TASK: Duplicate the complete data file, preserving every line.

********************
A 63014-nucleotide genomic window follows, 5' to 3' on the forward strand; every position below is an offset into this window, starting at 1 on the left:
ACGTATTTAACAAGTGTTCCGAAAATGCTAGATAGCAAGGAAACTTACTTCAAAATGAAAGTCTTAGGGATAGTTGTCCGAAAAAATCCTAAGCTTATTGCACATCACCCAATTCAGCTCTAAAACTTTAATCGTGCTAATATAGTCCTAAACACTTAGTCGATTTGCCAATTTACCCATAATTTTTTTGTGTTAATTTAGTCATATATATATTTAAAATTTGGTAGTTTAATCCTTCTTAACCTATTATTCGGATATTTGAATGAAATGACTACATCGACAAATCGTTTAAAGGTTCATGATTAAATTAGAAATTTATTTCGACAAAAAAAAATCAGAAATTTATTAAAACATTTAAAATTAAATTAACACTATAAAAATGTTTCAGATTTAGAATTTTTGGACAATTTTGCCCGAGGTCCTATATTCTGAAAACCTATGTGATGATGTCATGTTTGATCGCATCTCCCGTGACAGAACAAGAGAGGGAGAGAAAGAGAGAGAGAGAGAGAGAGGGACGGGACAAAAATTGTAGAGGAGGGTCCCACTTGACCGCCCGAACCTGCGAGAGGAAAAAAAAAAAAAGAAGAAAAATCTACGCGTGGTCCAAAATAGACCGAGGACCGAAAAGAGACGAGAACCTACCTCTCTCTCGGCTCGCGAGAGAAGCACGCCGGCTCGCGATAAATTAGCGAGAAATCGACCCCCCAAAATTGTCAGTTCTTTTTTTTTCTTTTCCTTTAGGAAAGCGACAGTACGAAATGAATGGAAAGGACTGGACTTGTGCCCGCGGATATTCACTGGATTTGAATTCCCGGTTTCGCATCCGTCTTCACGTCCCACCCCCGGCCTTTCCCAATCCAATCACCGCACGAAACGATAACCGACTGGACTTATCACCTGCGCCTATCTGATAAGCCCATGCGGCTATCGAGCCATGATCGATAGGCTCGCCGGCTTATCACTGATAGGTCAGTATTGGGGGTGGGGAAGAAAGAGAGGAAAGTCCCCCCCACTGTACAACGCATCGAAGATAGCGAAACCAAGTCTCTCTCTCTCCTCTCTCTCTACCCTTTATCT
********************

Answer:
A 63014-nucleotide genomic window follows, 5' to 3' on the forward strand; every position below is an offset into this window, starting at 1 on the left:
ACGTATTTAACAAGTGTTCCGAAAATGCTAGATAGCAAGGAAACTTACTTCAAAATGAAAGTCTTAGGGATAGTTGTCCGAAAAAATCCTAAGCTTATTGCACATCACCCAATTCAGCTCTAAAACTTTAATCGTGCTAATATAGTCCTAAACACTTAGTCGATTTGCCAATTTACCCATAATTTTTTTGTGTTAATTTAGTCATATATATATTTAAAATTTGGTAGTTTAATCCTTCTTAACCTATTATTCGGATATTTGAATGAAATGACTACATCGACAAATCGTTTAAAGGTTCATGATTAAATTAGAAATTTATTTCGACAAAAAAAAATCAGAAATTTATTAAAACATTTAAAATTAAATTAACACTATAAAAATGTTTCAGATTTAGAATTTTTGGACAATTTTGCCCGAGGTCCTATATTCTGAAAACCTATGTGATGATGTCATGTTTGATCGCATCTCCCGTGACAGAACAAGAGAGGGAGAGAAAGAGAGAGAGAGAGAGAGAGGGACGGGACAAAAATTGTAGAGGAGGGTCCCACTTGACCGCCCGAACCTGCGAGAGGAAAAAAAAAAAAAGAAGAAAAATCTACGCGTGGTCCAAAATAGACCGAGGACCGAAAAGAGACGAGAACCTACCTCTCTCTCGGCTCGCGAGAGAAGCACGCCGGCTCGCGATAAATTAGCGAGAAATCGACCCCCCAAAATTGTCAGTTCTTTTTTTTTCTTTTCCTTTAGGAAAGCGACAGTACGAAATGAATGGAAAGGACTGGACTTGTGCCCGCGGATATTCACTGGATTTGAATTCCCGGTTTCGCATCCGTCTTCACGTCCCACCCCCGGCCTTTCCCAATCCAATCACCGCACGAAACGATAACCGACTGGACTTATCACCTGCGCCTATCTGATAAGCCCATGCGGCTATCGAGCCATGATCGATAGGCTCGCCGGCTTATCACTGATAGGTCAGTATTGGGGGTGGGGAAGAAAGAGAGGAAAGTCCCCCCCACTGTACAACGCATCGAAGATAGCGAAACCAAGTCTCTCTCTCTCCTCTCTCTCTACCCTTTATCT